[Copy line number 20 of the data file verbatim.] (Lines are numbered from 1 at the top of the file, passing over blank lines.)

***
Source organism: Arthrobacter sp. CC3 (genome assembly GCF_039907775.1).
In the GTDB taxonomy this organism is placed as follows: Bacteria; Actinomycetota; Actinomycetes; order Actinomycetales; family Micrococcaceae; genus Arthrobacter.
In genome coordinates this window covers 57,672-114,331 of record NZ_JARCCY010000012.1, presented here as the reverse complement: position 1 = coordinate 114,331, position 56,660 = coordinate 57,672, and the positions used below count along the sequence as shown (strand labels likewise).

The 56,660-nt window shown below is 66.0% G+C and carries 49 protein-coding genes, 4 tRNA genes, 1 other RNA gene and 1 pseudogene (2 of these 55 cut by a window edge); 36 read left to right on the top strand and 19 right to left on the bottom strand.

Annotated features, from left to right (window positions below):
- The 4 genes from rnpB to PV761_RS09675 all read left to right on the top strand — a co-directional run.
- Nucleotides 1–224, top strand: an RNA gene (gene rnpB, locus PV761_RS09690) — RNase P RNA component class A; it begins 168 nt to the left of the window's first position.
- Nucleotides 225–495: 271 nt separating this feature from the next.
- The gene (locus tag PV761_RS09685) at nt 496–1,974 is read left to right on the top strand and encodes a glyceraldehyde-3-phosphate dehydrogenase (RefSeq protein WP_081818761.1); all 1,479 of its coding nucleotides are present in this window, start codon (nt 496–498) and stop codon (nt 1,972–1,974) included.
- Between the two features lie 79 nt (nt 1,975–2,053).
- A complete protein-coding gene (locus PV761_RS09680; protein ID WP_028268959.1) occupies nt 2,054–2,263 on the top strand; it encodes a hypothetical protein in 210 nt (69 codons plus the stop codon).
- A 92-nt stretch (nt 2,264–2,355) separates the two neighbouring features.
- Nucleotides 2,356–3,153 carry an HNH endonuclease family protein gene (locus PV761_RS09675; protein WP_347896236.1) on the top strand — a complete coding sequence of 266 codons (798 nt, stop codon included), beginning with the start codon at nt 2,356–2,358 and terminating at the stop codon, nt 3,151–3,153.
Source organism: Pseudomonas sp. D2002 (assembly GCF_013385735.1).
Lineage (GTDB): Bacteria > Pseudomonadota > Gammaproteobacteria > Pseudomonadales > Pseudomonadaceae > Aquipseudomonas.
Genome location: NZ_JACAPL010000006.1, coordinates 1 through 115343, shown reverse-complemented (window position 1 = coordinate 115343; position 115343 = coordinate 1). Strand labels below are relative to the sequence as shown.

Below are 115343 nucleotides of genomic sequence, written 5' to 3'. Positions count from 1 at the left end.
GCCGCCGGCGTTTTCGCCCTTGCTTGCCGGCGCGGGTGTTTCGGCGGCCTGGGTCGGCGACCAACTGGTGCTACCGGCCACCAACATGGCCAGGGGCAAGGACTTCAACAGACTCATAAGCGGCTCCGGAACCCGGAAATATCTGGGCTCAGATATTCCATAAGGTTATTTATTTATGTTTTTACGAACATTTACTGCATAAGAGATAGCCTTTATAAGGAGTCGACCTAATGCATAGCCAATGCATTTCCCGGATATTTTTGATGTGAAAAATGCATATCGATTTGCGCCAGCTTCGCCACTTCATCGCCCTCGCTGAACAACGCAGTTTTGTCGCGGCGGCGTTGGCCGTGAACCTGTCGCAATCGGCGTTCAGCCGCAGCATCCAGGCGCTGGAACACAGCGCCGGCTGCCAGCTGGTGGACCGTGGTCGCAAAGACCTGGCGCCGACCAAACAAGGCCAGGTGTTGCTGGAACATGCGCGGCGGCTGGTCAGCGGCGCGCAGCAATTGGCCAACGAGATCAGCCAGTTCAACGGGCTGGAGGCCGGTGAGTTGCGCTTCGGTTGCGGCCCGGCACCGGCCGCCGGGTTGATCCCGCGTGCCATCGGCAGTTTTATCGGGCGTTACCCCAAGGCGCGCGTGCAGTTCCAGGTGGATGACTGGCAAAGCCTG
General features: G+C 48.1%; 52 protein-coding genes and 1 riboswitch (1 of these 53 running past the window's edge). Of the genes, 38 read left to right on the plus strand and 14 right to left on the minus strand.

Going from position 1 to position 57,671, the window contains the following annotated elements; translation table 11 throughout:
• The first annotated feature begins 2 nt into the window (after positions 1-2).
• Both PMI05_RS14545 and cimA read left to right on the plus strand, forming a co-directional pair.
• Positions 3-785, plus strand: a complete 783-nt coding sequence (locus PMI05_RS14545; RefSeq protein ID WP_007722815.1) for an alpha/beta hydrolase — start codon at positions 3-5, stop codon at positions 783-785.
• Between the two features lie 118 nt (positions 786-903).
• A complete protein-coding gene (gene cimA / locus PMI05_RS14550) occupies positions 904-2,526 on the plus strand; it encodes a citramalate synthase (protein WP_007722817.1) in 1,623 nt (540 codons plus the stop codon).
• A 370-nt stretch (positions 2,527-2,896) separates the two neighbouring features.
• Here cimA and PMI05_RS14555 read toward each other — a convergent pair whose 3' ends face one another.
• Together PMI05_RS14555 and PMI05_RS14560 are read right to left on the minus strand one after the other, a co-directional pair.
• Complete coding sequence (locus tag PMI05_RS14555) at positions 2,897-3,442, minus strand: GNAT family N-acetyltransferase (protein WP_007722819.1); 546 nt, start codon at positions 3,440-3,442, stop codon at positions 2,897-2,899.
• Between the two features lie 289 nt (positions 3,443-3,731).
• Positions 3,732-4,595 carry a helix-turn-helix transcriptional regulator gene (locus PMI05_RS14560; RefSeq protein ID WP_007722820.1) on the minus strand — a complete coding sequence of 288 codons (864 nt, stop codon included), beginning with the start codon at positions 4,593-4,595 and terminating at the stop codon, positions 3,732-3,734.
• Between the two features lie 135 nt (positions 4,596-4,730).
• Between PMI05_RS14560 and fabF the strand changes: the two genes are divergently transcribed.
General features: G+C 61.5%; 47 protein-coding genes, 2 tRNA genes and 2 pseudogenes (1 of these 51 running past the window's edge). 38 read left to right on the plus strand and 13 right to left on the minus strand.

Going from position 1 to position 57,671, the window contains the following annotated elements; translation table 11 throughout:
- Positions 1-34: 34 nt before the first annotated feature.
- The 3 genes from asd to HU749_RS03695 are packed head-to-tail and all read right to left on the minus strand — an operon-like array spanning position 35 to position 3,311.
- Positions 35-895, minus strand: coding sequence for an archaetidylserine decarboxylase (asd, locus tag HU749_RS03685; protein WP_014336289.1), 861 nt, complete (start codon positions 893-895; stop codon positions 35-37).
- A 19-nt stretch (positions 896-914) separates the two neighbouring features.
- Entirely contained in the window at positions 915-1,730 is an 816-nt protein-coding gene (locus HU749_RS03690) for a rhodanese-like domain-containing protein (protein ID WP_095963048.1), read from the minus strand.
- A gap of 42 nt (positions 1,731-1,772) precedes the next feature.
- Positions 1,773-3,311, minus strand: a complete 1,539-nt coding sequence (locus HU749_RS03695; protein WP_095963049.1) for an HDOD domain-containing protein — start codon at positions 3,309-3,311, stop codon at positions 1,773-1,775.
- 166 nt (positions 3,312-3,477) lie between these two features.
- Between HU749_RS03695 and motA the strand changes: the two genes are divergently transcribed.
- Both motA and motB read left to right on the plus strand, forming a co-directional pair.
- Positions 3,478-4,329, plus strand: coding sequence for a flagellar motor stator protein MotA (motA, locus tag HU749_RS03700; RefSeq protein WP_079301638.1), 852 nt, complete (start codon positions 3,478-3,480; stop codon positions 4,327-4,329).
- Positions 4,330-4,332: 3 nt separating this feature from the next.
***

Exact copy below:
Going from position 1 to position 57,671, the window contains the following annotated elements; translation table 11 throughout: